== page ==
Because I was convinced as I wrote them that several of my novels, including this one, would never get published, I was not surprised that the many editors who rejected them declared that they were “very fine, brilliant, but won't sell, being inaccessible to the general reader.” I was surprised not only when each of them was finally accepted but that readers found them accessible and, after some adjustment to their strangenesses, very enjoyable.

Q: Would you like to say something about the psychology of your books, and about what you like to write best, psychologically deep fiction or plot-driven fiction? Both, I figure.

Of course you are right, for most of my 12 novels—psychological and plot-driven, sometimes both at once, London Bridge in Plague and Fire being less plot-driven than complexly psychological. The novel before this one, Abducted by Circumstance, was deeply, uniquely psychological, confined to the mind and compassionate imagination of a woman. In the current book, I delve into the mental processes of six very different characters, while simultaneously involving them in actions that are psychologically revealing.

As Wright Morris said, “The drama of narrative event interests me far less than the drama of human consciousness,” which is, of course, a fitful mirroring of the subconscious.

Q: This book exemplifies so much about the creative process and the uses of the imagination. Are you aware of that while you're writing or does that stuff just find its way into your fiction "naturally"?

“Naturally” is the key word in my response because the subject of all my writing in all genres is implicitly the nature of imagination and its effect upon my reader, as my attentive collaborator. And it is the techniques of art that facilitate that effect, the experience that the reader has, emotionally, imaginatively, and intellectually, a trinity.

Q: What role does poetry play in this book, and in your life?

In a book about my writings, David Madden: A Writer for All Genres, George Garrett makes a case for my poetry, stressing its variety of subject and technique, citing my unpublished collection Venice is Sinking as example. Those two elements help explain why I can't get that volume published, while continuing to publish each poem I write. I imagine poets, who recommend poetry manuscripts, much prefer to publish poets, especially emerging ones, unless the novelist-poet has a close friend involved in publishing poetry. More than novelists, poets network tightly. I am very happy that readers over the past 55 years have always declared, “Your style is so poetic!”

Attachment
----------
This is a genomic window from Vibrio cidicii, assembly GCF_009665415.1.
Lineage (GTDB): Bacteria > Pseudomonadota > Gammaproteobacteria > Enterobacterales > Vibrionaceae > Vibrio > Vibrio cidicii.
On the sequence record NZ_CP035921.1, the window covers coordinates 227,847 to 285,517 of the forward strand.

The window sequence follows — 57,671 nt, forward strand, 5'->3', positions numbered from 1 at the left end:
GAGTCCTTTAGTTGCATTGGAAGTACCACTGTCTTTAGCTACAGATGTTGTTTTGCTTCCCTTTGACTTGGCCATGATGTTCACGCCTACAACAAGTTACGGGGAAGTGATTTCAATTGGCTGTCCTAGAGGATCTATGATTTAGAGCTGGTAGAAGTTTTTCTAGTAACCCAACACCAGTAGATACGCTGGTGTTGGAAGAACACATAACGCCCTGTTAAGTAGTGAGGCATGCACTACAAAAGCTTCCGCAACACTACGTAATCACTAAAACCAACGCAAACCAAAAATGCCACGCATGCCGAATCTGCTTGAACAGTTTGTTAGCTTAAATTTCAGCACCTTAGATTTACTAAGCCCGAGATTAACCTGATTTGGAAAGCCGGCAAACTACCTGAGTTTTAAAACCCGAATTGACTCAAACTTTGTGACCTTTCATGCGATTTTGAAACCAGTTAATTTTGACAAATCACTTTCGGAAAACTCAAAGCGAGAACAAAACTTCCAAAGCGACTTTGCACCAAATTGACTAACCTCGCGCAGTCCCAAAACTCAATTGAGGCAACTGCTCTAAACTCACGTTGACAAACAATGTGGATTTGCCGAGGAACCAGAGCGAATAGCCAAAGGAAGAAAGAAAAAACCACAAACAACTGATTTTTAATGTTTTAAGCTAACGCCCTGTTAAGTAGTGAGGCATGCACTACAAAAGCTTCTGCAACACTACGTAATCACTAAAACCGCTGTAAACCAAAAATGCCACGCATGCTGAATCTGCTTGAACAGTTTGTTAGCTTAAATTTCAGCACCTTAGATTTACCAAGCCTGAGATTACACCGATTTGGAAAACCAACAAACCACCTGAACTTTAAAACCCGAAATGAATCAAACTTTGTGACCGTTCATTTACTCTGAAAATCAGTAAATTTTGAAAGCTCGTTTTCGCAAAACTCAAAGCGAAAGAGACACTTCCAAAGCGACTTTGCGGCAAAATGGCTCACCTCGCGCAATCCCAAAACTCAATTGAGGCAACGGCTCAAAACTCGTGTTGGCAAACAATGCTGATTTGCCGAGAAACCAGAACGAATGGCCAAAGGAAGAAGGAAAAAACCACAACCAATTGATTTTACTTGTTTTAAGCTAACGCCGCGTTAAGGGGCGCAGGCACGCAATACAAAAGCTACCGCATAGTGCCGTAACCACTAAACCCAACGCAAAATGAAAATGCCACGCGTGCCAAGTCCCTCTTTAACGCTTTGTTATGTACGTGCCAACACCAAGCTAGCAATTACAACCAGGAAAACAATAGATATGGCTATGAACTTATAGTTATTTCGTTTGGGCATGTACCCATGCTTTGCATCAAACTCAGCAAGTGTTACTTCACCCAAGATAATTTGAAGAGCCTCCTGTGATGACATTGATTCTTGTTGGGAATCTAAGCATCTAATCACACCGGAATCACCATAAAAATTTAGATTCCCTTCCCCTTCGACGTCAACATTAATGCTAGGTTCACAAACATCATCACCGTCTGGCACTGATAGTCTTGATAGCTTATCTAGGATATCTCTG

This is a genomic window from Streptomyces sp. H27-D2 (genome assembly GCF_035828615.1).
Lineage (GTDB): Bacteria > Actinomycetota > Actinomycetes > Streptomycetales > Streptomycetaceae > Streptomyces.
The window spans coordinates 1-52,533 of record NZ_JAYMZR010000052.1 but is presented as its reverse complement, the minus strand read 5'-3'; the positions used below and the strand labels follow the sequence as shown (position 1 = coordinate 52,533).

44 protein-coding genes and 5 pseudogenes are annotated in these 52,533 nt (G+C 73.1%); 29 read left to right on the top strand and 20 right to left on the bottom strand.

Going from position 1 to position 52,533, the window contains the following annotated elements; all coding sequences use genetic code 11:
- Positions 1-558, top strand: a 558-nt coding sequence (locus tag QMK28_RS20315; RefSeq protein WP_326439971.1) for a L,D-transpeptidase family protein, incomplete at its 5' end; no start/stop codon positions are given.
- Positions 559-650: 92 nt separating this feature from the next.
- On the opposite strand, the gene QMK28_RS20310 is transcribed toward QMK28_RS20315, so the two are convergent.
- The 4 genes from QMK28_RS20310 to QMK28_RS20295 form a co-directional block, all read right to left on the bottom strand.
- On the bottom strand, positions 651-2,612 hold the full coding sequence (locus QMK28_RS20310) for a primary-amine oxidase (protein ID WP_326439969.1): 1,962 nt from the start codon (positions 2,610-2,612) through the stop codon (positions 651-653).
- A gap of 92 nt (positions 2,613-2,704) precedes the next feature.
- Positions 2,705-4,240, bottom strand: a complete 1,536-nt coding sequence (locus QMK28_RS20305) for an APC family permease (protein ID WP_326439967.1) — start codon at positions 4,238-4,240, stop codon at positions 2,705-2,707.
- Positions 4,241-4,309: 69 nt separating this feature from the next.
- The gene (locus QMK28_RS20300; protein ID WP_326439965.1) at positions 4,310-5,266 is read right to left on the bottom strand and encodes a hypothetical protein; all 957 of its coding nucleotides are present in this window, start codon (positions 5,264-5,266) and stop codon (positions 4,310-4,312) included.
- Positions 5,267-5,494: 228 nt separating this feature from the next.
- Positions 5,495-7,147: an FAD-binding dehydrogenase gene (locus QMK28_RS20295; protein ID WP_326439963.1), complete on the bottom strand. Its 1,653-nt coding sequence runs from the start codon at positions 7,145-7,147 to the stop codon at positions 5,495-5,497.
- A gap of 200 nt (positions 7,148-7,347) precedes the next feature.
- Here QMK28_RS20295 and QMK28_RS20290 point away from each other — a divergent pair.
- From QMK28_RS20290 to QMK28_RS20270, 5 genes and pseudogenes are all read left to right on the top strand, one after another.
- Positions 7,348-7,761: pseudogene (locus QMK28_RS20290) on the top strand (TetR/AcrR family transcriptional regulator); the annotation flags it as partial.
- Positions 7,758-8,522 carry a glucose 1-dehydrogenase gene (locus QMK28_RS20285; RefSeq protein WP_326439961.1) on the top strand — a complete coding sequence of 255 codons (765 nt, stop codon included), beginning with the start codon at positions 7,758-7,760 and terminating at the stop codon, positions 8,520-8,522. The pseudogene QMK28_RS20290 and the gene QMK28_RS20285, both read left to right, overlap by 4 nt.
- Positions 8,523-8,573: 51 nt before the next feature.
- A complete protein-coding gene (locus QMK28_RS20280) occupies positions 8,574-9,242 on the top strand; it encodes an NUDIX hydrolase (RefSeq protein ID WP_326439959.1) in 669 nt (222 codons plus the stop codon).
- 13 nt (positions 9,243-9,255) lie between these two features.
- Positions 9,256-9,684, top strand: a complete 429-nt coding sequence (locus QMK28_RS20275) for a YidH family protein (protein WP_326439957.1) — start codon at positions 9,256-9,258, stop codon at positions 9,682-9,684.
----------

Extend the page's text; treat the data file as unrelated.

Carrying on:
Q: Are there still stories you'd like to write? How do you stay motivated?

In a vital sense, my whole life, in my many roles as father, husband, teacher, activist, writer is one unbroken motivation to create, in one way, one genre or another, always reaching, never stumbling over writer's block. At 79, I like being able to answer that I am currently deep into seven books simultaneously, and screenwriting. Two nonfiction titles are suggestive: My Intellectual Life in the Army, a memoir, and Myriadmindedness, a revolutionary method of feeling, imagining, and thinking.

Q: I'm busy myself finishing up details for the publication of my own first novel, Kylie's Heel. After so many revisions, I'm very pleased that I won't have to immerse myself in it again. Do you ever feel that way once you've sent a final draft off to your publisher, that, oh goody, I get to move on to something new?

I never tire of revision, the vein system of the living organism of a fictive body, and so I am never glad to relinquish a novel to a publisher. But, yes, that act ignites a fiery desire to finish one of the several works in progress, the one that leaps up out of the file cabinet and seizes me by the throat.

Copyright (c) 2013 by Susan K. Perry